U.S. Dow gets walloped on global currency turmoil


Xinhua News

27th September 2022 – (Washington) The U.S. Dow Jones Industrial Average continued to dive on Monday amid surging interest rates and volatile international currencies.

The Dow fell over 300 points, continuing to spiral into bear territory after significant losses last week and earlier this month. The S&P 500 fell 38 points, and the Nasdaq dropped 65 points.

The British pound hit a record low Monday against the U.S. greenback, falling 4 percent at one point during trading.

The combination of Britain’s tax cuts last week and the U.S. Federal Reserve’s aggressive rate raising have collided and caused the U.S. dollar to skyrocket.

The Euro hit its lowest level against the dollars in 20 years.

A surging U.S. dollar can put a dent in the profits of U.S. multinationals, as well as complicate international trade, as many global transactions are conducted using the greenback.

In a note, Morgan Stanley’s Michael Wilson, chief U.S. equity strategist, wrote that: “Such U.S. dollar strength has historically led to some kind of financial/economic crisis,” as reported by CNBC.

“If there was ever a time to be on the lookout for something to break, this would be it,” he wrote.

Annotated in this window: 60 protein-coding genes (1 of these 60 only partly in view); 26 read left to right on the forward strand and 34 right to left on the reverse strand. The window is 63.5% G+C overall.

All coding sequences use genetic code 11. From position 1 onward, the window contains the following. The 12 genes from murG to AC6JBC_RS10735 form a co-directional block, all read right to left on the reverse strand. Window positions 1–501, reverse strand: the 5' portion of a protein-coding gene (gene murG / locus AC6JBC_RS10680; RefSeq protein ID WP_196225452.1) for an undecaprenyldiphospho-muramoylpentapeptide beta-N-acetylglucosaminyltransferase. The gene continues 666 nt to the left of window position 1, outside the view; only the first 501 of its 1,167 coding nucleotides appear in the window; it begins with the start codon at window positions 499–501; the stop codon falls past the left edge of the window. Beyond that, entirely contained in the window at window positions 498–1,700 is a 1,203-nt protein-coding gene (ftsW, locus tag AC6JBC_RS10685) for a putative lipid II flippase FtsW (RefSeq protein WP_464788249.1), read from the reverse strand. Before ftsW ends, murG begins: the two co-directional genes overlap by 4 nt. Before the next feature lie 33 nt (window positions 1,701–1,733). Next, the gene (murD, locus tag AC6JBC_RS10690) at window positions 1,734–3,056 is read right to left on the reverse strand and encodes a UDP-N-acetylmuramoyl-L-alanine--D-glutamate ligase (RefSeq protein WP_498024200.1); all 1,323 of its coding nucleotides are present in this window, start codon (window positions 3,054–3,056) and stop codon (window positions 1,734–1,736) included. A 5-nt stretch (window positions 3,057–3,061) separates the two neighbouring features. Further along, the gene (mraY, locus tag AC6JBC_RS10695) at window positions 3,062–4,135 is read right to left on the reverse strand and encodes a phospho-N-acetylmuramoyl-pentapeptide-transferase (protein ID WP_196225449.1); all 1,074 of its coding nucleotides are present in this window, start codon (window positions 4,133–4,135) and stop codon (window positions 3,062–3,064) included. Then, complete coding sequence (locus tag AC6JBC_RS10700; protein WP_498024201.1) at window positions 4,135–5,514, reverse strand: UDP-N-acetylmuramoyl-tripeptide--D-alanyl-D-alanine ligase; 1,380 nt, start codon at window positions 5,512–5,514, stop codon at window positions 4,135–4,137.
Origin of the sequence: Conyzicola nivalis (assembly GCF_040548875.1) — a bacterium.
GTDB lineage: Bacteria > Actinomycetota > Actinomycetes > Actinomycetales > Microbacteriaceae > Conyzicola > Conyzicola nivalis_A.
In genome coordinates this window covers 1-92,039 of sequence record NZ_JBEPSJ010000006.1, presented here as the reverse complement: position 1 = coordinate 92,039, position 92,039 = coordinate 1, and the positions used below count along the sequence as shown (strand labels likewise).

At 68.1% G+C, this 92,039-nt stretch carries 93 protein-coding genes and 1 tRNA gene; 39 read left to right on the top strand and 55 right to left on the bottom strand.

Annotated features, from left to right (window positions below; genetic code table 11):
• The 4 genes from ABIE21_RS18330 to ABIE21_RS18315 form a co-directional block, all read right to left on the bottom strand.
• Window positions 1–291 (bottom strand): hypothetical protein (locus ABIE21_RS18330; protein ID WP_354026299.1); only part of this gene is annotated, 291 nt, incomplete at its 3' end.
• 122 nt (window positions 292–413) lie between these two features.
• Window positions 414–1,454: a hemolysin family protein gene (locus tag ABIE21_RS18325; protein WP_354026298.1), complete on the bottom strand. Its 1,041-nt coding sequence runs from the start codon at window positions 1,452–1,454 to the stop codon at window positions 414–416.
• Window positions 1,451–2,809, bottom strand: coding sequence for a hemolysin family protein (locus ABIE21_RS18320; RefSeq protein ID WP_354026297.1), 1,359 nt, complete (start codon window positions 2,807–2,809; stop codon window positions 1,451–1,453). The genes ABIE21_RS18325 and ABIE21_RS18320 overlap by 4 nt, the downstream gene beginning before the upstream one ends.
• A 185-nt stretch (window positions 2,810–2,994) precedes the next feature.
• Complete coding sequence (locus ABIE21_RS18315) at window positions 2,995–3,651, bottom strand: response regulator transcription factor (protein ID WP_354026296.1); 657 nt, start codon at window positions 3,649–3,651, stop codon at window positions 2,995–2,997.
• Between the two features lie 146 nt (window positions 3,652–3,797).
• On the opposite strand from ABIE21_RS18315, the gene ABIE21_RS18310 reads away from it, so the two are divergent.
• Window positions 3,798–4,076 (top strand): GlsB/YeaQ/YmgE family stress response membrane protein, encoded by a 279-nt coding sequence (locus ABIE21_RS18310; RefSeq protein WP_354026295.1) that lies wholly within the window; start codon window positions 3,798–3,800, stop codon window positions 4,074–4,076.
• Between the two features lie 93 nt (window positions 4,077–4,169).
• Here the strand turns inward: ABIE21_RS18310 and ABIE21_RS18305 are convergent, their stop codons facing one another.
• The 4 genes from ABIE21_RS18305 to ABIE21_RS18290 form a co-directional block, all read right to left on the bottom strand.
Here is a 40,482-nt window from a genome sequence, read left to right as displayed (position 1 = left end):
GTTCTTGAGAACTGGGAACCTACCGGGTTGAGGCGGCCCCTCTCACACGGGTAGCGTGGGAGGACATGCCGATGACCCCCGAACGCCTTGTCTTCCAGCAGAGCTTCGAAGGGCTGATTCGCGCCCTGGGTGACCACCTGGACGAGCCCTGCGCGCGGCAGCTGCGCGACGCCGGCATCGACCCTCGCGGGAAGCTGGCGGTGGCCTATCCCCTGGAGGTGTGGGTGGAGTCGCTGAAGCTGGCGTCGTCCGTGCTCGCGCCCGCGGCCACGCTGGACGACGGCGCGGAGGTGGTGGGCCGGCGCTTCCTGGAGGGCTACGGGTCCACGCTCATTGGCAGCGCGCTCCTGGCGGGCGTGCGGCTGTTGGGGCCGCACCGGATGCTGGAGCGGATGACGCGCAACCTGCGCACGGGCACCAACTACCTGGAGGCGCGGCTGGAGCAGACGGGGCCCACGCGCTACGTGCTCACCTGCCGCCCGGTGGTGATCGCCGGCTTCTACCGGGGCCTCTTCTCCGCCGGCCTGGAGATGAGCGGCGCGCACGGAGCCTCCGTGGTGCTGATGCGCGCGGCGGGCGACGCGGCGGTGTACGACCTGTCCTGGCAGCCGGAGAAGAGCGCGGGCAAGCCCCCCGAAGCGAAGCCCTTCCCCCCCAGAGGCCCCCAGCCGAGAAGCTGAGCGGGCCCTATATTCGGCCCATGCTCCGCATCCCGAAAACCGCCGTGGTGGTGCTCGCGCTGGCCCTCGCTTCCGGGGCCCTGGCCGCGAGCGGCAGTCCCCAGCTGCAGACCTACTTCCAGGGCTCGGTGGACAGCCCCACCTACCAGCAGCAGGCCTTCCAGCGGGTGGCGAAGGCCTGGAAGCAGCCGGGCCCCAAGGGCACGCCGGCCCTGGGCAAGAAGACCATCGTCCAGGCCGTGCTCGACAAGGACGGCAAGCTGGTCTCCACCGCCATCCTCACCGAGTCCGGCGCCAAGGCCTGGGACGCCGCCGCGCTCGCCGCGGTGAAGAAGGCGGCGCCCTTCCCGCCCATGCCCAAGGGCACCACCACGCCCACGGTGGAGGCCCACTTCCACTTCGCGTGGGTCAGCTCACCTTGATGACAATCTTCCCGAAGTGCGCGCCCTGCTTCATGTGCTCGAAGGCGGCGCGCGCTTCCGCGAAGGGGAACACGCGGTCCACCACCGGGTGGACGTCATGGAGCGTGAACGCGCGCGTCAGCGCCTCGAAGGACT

This comes after the Dow hit bear market territory on Friday, falling 800 points at one point before ending the trading day down nearly 500 points.

The Dow ended below the 30,000 mark and at one point fell to a new low for this year.

That’s after the index suffered a 10 percent loss over the past month, and a year-to-date nosedive of around 19 percent.

The losses reflect investors’ fears that inflation is not fading as fast as they thought, which has prompted the Fed to go on an aggressive rate raising campaign.

Moreover, investors are growing more concerned that the Fed will act too harshly and cause jobless rates to rise to crisis levels.

The Fed’s aggressive hiking campaign is a bid to get a handle on the worst U.S. inflation in 40 years.

August’s inflation rate came in at an 8.3 percent rise from the same time last year. The Consumer Price Index (CPI) has remained over 8 percent since March.

The Fed announced last week that it would raise rates a third consecutive 75 basis points, with Fed chair Jerome Powell expressing concern that inflation remains stubbornly high despite ongoing rate hikes.